Where does the Wenning come from? Clapham Beck, which gathers the rain off Ingleborough's vast flanks, disappears down Gaping Gill and re-emerges from Ingleborough Cave. It then wends south to
Clapham Station, where it's joined by Austwick Beck and Fen Beck, with Kettlesbeck and Keasden Beck. These mixed waters now become the Wenning and eventually join the Lune below Hornby, and so it flows on into the Irish Sea, where the rain cycle begins once again.


"The Vale ofWenning I resolved to tread / And trace the radiant rambler to its head".
These are the opening lines of a charming poem describing the whole course of the
river, written by Thomas Dixon in 1781, and recently reprinted. By turns radiant or raging, this river has also inspired artists, such as J.M.W. Turner, who painted it in about 1820.


A hidden world inside the riverbank.

Trees play a vital part in the anatomy of a river. Roots hold the Riverbank together and give homes to all kinds of burrowing animal, including the kingfisher. Fallen leaves enrich the water with many nutrients. Just as important are rocks, large and small, stirring and tumbling life-giving oxygen into the stream. As a "rocky river with plenty of trees" the Wenning is an exceptionally lively wild river and well repays close observation. It is ecology in motion. As it draws its waters from such a vast area, in times of heavy rain it floods quickly and violently, often sweeping away trees or bridges - this new "Shaky" bridge is the latest of many. Then the river turns from raging back to radiant, perfect for paddling, picknicking,
and pebble-hunting. People are part of its ecology too.  It is of economic value too: for centuries its energy has powered local industries (including, nowadays, a trout farm) ; its waters turned wheels or became steam in mill-boilers and railway engines. In the social life of Bentham it has always played a huge part, providing year-round fun for free.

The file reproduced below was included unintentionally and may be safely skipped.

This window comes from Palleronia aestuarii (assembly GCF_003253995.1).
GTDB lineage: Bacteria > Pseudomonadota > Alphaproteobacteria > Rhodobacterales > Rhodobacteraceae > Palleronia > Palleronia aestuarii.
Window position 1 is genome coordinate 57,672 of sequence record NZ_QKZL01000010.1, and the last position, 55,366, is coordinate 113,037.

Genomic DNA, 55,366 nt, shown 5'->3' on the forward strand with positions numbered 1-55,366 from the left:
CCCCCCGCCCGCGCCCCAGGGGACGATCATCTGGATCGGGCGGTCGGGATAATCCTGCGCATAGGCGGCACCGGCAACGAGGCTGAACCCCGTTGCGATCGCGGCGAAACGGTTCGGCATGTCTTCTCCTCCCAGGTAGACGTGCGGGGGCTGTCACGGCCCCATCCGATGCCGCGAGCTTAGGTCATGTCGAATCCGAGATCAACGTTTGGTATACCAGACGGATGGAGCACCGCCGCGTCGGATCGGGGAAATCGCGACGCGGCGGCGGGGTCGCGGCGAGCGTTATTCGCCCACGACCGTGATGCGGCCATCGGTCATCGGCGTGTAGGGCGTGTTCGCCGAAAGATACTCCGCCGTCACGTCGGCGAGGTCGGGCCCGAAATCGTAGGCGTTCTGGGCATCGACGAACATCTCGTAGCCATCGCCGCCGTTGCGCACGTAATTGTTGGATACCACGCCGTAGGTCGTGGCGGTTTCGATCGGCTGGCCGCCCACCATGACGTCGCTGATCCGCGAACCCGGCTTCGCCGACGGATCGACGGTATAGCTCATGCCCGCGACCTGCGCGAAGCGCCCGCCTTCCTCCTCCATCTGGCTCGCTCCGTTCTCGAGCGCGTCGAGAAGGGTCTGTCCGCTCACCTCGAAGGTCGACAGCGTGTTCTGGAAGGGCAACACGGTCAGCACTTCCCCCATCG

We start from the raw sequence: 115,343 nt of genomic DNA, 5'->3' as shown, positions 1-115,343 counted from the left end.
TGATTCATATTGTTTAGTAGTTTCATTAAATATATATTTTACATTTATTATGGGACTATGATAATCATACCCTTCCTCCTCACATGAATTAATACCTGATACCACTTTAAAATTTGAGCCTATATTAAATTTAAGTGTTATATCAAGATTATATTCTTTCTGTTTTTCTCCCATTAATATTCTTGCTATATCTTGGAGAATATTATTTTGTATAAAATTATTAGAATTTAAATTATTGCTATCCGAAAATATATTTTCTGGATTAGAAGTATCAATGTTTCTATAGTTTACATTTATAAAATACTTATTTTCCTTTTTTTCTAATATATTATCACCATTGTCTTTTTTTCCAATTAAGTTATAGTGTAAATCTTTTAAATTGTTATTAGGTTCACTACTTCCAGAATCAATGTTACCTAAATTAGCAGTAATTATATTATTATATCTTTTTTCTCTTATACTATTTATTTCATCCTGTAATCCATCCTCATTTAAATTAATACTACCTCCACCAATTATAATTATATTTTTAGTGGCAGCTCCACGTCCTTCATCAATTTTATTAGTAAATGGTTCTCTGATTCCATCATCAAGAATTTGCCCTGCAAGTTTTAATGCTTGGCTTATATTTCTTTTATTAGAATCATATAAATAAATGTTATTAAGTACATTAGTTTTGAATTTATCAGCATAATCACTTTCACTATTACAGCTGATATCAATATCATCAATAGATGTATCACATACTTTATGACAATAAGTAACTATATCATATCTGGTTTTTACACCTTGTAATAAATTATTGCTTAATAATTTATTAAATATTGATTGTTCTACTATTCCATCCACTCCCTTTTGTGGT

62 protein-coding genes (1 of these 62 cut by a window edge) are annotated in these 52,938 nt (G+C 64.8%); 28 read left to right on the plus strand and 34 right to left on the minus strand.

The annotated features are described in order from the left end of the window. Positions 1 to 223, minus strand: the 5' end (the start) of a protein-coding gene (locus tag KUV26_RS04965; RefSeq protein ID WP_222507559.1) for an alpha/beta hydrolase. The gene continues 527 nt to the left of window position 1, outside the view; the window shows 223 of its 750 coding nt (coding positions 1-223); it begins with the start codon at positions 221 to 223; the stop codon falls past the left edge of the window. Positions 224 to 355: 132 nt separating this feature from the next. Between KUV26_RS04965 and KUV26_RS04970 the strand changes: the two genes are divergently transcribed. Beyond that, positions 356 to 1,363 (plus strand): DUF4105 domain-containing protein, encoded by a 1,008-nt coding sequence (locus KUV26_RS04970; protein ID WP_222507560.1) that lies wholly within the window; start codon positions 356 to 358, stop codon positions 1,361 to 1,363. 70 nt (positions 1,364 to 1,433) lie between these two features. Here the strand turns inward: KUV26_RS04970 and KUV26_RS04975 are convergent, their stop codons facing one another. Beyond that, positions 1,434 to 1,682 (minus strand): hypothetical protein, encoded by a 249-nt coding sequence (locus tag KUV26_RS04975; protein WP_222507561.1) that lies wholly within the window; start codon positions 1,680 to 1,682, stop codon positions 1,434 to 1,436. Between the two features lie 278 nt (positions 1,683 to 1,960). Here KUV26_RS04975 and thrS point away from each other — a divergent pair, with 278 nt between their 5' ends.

Though often frothy with peat from its moorland tributaries, the Wenning is unpolluted and supports lots of wildlife.
Least obvious but most vital are the tiny insects, larvae & crustaceans who live on the stream bottom, feeding on scraps of leaf ("detr itus"). These are the f ood of bigger fish, which are caught and eaten by birds, voles, otters, and anglers

(broadband users can click on this picture)
The principal natural fish is the Brown Trout. It lives here all year round. From July onwards, Sea Trout and Salmon - migratory
fish - navigate up the Lune and the Wenning. Somewhere between High Bentham and Austwick - the exact location varies from year to year depending on weather and riverbed conditions - they will spawn, between November and January, and then either die of exhaustion or return to the sea to recharge their energies and return to breed again the following year.  
  Until it was all swept away by the great flood of 1964, a weir below the Wenning Bridge created a huge swimming pool, 100 yards long & 9 feet deep. Swimming Galas were held (a hut provided changing rooms) and the huge gravel beach was the town's meeting place and playground all summer long. In winter the pool would often freeze over, making an immense ice-skating rink. Night-fishing for sea-trout remains a popular pastime to this day.